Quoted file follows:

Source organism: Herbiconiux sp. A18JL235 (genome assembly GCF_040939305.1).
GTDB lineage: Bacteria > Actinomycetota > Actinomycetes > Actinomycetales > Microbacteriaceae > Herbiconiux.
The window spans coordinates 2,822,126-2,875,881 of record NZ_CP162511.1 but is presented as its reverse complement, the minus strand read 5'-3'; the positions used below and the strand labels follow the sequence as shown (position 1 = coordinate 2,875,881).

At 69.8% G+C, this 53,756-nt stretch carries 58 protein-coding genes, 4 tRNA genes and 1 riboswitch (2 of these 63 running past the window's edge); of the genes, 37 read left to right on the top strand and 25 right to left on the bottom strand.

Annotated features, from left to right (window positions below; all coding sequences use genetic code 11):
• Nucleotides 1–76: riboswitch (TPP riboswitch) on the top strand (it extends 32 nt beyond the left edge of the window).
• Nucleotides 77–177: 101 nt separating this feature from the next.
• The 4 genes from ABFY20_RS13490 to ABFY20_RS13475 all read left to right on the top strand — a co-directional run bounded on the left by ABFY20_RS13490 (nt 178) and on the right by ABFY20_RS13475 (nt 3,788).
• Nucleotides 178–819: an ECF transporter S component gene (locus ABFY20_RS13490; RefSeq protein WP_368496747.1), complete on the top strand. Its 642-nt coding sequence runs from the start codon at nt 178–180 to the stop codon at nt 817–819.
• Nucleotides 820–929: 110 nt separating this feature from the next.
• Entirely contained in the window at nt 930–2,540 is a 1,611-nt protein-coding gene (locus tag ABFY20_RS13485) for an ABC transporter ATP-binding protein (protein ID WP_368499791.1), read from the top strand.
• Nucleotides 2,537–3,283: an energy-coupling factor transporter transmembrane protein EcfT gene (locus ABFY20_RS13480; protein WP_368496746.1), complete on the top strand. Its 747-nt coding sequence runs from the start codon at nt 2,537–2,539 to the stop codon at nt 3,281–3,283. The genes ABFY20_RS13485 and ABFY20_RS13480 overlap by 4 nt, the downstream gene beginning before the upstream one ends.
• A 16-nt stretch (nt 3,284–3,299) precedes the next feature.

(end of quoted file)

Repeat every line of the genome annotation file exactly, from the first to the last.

Source organism: Herbiconiux sp. A18JL235 (genome assembly GCF_040939305.1).
GTDB lineage: Bacteria > Actinomycetota > Actinomycetes > Actinomycetales > Microbacteriaceae > Herbiconiux.
The window spans coordinates 2,822,126-2,875,881 of record NZ_CP162511.1 but is presented as its reverse complement, the minus strand read 5'-3'; the positions used below and the strand labels follow the sequence as shown (position 1 = coordinate 2,875,881).

At 69.8% G+C, this 53,756-nt stretch carries 58 protein-coding genes, 4 tRNA genes and 1 riboswitch (2 of these 63 running past the window's edge); of the genes, 37 read left to right on the top strand and 25 right to left on the bottom strand.

Annotated features, from left to right (window positions below; all coding sequences use genetic code 11):
• Nucleotides 1–76: riboswitch (TPP riboswitch) on the top strand (it extends 32 nt beyond the left edge of the window).
• Nucleotides 77–177: 101 nt separating this feature from the next.
• The 4 genes from ABFY20_RS13490 to ABFY20_RS13475 all read left to right on the top strand — a co-directional run bounded on the left by ABFY20_RS13490 (nt 178) and on the right by ABFY20_RS13475 (nt 3,788).
• Nucleotides 178–819: an ECF transporter S component gene (locus ABFY20_RS13490; RefSeq protein WP_368496747.1), complete on the top strand. Its 642-nt coding sequence runs from the start codon at nt 178–180 to the stop codon at nt 817–819.
• Nucleotides 820–929: 110 nt separating this feature from the next.
• Entirely contained in the window at nt 930–2,540 is a 1,611-nt protein-coding gene (locus tag ABFY20_RS13485) for an ABC transporter ATP-binding protein (protein ID WP_368499791.1), read from the top strand.
• Nucleotides 2,537–3,283: an energy-coupling factor transporter transmembrane protein EcfT gene (locus ABFY20_RS13480; protein WP_368496746.1), complete on the top strand. Its 747-nt coding sequence runs from the start codon at nt 2,537–2,539 to the stop codon at nt 3,281–3,283. The genes ABFY20_RS13485 and ABFY20_RS13480 overlap by 4 nt, the downstream gene beginning before the upstream one ends.
• A 16-nt stretch (nt 3,284–3,299) precedes the next feature.